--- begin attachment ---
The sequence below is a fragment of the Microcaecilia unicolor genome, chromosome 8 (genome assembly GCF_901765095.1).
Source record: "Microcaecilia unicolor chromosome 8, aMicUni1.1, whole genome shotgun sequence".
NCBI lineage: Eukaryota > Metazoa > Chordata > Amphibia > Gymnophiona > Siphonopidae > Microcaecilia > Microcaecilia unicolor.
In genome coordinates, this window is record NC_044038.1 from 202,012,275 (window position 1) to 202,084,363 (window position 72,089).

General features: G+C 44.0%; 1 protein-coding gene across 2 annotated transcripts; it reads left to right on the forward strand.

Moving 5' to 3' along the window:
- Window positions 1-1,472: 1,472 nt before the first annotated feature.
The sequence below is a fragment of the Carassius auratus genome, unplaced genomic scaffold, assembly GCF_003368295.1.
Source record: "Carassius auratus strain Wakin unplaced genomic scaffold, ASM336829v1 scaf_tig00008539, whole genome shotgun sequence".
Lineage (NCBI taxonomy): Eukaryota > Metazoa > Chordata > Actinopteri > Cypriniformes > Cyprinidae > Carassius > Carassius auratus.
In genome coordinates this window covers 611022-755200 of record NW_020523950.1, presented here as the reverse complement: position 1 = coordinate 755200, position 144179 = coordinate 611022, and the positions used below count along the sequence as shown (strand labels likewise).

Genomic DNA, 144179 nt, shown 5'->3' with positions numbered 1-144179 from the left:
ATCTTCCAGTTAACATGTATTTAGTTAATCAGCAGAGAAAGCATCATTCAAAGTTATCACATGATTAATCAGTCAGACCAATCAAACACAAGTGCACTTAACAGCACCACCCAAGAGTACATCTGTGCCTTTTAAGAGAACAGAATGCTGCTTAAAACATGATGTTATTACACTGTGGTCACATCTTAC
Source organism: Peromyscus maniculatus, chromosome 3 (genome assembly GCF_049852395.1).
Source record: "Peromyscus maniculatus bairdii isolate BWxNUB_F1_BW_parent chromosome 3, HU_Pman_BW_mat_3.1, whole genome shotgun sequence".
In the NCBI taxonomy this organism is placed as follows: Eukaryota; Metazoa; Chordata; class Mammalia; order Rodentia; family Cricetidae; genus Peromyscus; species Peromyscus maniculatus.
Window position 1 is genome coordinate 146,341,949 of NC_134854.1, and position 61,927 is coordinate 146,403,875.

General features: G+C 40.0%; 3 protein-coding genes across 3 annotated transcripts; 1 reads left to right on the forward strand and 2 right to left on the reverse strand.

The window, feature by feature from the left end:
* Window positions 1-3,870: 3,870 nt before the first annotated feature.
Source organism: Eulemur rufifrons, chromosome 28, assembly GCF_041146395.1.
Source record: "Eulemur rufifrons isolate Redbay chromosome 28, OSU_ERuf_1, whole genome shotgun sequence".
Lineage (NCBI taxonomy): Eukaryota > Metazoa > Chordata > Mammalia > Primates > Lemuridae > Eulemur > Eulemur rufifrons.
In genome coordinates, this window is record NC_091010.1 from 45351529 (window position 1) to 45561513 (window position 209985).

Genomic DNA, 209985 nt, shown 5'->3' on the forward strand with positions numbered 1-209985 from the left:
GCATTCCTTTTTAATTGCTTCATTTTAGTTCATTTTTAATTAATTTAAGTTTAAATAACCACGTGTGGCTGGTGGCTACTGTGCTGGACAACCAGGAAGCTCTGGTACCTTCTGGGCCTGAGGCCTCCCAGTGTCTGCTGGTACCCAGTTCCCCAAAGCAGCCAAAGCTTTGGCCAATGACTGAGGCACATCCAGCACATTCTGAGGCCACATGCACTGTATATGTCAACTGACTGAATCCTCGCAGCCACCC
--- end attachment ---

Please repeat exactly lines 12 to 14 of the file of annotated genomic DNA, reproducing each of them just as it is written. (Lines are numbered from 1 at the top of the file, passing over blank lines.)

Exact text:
Genomic DNA, 144179 nt, shown 5'->3' with positions numbered 1-144179 from the left:
ATCTTCCAGTTAACATGTATTTAGTTAATCAGCAGAGAAAGCATCATTCAAAGTTATCACATGATTAATCAGTCAGACCAATCAAACACAAGTGCACTTAACAGCACCACCCAAGAGTACATCTGTGCCTTTTAAGAGAACAGAATGCTGCTTAAAACATGATGTTATTACACTGTGGTCACATCTTAC
Source organism: Peromyscus maniculatus, chromosome 3 (genome assembly GCF_049852395.1).